Imagine this.

Your child loves football and, as far as you can tell, he is very good at it. Of course, it may all be in his father’s eyes. So you would like to get an unbiased assessment of his real chances to develop into a top player. His coach tells you there is a test that can measure the child’s potential. The score goes from 0 to 100. In the last 20 years, each and every one of the top players who took the test in early childhood scored between 95 and 100. Your child takes the test and he scores 98. That’s excellent! says the coach. Not so fast, you reply, tell me first how many of the children with a high score failed to develop into top players. Not many, says the coach, only 5% of ordinary children wrongly got a high score.

So: what do you think is the chance that your child will become a top football player?

If you are like most people, you think the chance is very high. This is your reasoning: I don’t really know whether my child is good or not. But he has taken this test, which the coach says is very accurate: in fact it is infallible at spotting top players, and only rarely mistakes a normal child for a top player. If the test is really this accurate, my child will very likely have a bright future as a football star. It sounds obvious, right?

Wrong. Think of it this way. If there were no test, you would have asked the coach a very basic question: in your experience, what is the chance that a child like my son will become a top player? The coach would have dampened your enthusiasm: perhaps one in a thousand, he would have said, and it would have sounded about right. But with the test result in hand, you disregard this basic question. It surely looks irrelevant in the face of a very accurate test result.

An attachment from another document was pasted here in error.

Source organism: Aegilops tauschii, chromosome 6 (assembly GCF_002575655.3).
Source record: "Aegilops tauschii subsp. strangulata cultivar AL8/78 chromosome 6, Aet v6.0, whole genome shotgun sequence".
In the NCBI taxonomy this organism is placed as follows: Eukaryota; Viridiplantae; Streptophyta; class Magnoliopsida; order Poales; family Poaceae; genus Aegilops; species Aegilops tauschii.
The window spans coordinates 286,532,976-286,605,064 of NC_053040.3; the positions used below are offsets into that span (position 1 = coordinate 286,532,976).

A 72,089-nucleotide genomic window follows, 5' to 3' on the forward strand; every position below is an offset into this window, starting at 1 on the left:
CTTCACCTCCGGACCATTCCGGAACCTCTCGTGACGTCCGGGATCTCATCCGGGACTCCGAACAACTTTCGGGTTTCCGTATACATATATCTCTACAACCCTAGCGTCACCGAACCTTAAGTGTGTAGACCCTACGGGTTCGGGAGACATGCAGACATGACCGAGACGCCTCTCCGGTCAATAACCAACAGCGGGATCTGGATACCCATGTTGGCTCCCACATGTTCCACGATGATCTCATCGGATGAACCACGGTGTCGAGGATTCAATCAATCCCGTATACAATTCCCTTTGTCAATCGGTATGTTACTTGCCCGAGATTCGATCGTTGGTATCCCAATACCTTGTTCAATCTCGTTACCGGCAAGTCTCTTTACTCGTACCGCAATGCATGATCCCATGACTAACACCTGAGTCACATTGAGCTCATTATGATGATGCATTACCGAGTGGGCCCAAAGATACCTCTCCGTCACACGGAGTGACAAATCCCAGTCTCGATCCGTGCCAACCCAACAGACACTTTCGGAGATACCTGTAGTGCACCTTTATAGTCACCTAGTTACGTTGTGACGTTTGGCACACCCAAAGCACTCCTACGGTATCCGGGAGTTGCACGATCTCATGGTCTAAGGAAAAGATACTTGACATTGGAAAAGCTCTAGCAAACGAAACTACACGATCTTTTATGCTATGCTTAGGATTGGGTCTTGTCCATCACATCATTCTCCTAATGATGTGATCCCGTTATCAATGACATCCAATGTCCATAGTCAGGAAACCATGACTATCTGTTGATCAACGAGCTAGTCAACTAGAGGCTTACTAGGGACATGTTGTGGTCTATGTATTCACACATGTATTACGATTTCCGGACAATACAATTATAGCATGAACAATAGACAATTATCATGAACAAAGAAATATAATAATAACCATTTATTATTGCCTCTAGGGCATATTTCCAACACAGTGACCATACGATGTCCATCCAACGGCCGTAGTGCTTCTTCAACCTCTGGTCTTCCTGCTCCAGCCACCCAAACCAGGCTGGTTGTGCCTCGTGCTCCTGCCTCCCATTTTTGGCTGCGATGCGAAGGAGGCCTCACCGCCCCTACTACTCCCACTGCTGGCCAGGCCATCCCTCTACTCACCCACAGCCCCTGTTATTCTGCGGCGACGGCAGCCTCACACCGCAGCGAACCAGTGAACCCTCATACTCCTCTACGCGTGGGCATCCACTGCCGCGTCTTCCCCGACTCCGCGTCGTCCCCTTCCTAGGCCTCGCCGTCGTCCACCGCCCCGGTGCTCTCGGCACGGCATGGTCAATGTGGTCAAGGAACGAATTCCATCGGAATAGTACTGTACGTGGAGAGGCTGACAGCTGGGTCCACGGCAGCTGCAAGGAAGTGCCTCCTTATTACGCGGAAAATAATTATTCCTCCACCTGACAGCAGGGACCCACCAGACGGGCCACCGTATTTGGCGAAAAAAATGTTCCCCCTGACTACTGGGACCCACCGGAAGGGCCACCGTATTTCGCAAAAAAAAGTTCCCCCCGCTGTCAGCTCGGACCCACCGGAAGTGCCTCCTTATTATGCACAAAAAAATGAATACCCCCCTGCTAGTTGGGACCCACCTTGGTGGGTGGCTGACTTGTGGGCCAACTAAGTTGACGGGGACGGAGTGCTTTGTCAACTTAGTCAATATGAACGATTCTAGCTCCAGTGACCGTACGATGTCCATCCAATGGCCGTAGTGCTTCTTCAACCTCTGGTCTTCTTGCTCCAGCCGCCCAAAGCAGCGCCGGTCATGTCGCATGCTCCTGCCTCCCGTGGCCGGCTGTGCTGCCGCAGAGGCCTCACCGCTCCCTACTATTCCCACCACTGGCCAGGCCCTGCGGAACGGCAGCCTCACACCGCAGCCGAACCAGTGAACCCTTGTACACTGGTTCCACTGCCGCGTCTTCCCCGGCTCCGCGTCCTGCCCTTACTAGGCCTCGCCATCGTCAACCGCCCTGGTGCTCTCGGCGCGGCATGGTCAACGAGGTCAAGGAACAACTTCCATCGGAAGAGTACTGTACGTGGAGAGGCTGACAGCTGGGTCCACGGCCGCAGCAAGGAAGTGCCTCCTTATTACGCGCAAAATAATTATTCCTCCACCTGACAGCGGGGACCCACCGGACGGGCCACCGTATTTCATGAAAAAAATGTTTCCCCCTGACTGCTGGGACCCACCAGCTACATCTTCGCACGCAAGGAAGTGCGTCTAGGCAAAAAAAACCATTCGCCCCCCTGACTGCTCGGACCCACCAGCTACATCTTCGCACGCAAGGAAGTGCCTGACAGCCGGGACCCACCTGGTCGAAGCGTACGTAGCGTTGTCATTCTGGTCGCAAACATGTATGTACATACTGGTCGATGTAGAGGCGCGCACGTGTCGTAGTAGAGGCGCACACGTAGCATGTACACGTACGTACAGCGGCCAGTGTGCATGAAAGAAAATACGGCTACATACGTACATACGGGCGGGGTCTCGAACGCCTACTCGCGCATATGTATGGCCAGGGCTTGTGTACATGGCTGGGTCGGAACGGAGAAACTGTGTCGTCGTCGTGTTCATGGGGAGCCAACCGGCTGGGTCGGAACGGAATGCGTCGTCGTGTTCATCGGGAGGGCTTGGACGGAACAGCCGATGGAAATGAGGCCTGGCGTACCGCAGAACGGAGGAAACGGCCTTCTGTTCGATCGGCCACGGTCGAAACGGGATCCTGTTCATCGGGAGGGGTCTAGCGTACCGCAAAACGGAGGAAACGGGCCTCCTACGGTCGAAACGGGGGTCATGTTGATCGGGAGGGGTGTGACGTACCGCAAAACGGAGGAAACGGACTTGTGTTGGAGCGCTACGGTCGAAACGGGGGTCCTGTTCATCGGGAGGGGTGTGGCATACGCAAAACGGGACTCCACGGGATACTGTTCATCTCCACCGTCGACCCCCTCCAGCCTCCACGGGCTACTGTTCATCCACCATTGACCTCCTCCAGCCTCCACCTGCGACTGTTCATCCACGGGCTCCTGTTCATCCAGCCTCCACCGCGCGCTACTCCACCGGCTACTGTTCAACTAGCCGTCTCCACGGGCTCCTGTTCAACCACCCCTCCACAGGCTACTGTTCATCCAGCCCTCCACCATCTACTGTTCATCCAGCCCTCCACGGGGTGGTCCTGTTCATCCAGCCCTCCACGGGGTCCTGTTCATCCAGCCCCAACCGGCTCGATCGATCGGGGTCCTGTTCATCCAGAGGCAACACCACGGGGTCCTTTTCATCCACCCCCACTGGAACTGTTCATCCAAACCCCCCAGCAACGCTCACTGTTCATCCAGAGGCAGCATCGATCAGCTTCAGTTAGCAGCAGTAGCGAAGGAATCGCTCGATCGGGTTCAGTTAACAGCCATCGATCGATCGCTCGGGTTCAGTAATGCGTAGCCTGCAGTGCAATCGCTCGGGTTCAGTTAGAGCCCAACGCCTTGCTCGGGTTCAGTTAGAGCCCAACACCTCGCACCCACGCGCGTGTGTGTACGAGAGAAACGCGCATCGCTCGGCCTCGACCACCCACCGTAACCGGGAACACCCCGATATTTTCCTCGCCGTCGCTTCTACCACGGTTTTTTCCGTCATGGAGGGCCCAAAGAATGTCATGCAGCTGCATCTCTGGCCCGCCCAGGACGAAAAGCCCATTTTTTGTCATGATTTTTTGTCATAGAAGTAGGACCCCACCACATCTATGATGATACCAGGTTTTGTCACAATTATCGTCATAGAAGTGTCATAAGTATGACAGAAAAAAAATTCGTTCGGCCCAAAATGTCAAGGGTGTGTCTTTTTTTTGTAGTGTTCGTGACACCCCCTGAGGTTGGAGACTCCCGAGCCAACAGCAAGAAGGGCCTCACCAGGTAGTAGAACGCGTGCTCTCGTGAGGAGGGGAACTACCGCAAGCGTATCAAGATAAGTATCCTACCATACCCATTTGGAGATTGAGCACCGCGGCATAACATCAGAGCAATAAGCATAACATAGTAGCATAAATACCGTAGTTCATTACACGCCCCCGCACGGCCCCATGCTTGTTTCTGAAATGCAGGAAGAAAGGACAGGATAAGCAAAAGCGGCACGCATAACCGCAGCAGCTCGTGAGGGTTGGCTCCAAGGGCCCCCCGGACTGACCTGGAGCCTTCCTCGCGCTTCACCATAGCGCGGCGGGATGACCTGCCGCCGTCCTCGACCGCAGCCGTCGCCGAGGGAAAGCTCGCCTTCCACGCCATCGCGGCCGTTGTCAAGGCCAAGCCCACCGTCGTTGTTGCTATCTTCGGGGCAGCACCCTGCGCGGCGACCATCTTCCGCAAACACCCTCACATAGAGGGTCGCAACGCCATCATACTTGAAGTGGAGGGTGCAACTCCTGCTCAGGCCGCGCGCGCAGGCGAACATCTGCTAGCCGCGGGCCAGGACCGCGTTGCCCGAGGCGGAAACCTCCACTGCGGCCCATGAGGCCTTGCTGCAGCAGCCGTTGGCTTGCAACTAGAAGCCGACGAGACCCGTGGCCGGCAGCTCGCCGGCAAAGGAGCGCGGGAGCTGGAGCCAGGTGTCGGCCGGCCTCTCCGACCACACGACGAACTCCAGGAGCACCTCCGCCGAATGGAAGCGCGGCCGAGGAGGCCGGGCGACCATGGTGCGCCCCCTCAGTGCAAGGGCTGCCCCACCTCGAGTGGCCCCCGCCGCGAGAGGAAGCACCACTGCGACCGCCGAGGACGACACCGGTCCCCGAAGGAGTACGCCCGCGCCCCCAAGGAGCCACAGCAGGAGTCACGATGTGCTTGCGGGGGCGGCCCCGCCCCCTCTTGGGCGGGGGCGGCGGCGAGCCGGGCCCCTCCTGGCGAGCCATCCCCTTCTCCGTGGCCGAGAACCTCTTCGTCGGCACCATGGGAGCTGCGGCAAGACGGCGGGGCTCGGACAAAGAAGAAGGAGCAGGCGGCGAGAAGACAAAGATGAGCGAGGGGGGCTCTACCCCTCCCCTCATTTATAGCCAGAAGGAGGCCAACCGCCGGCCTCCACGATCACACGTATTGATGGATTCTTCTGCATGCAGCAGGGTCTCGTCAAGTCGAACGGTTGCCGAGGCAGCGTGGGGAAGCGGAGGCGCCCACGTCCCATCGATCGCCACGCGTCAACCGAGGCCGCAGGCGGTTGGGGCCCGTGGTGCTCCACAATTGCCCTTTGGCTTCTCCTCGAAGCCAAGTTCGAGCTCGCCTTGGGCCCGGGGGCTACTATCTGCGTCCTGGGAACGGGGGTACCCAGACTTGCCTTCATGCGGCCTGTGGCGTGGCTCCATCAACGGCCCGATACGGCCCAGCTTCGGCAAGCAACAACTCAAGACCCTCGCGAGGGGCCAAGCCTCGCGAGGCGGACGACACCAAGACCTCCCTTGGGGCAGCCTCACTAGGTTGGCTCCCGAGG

This is a well known phenomenon, which psychologists call, among other things, the *Inverse Fallacy*.

It is so called because it amounts to confusing the probability of a hypothesis, given some evidence, with the probability of the evidence, given the hypothesis. In our example, the hypothesis H is that your child will be a top player, and the evidence E is the high test score. What you want to know is P(H|E): the probability that the child will be a top player, given that the test says he will be. But what you know is P(E|H): the probability that the test says the child will be a top player, given that he will be. The coach told you this probability is 100%: the test is infallible at spotting top players. In answering your other question, he also told you P(E|not H): the probability of a high test score, given that the child will not be a top player. This probability is only 5%. In other words, the probability that the test correctly spots a normal child is 95%. You take this information and conclude that your child is very likely to turn into a champion.

How remarkable: before the test, P(H), the probability that your child will become a top player, is only 0.1%. After the test, it jumps all the way to close to 100%. Or so you think. In reality, from Bayes’ Theorem:

with P(E|H)=100%, P(H)=0.1% and P(E)=P(E|H)P(H)+P(E|not H)P(not H)=5.1%.

So here it is: a probability you think is close to 100% is really less than 2%. The Inverse Fallacy can open a wide gap between perceived and actual probabilities.

The first time I encountered the Inverse Fallacy was in the shape of Tversky and Kahneman’s cab problem. Many variations exist, but the structure of the problem is the same: P(H|E) is confused with P(E|H), or a number close to it. This is an amazing fact, with hugely important consequences, in all sorts of ways. I use it a lot in my profession, looking for instances where the market falls prey to the Inverse Fallacy. But it has a much wider significance.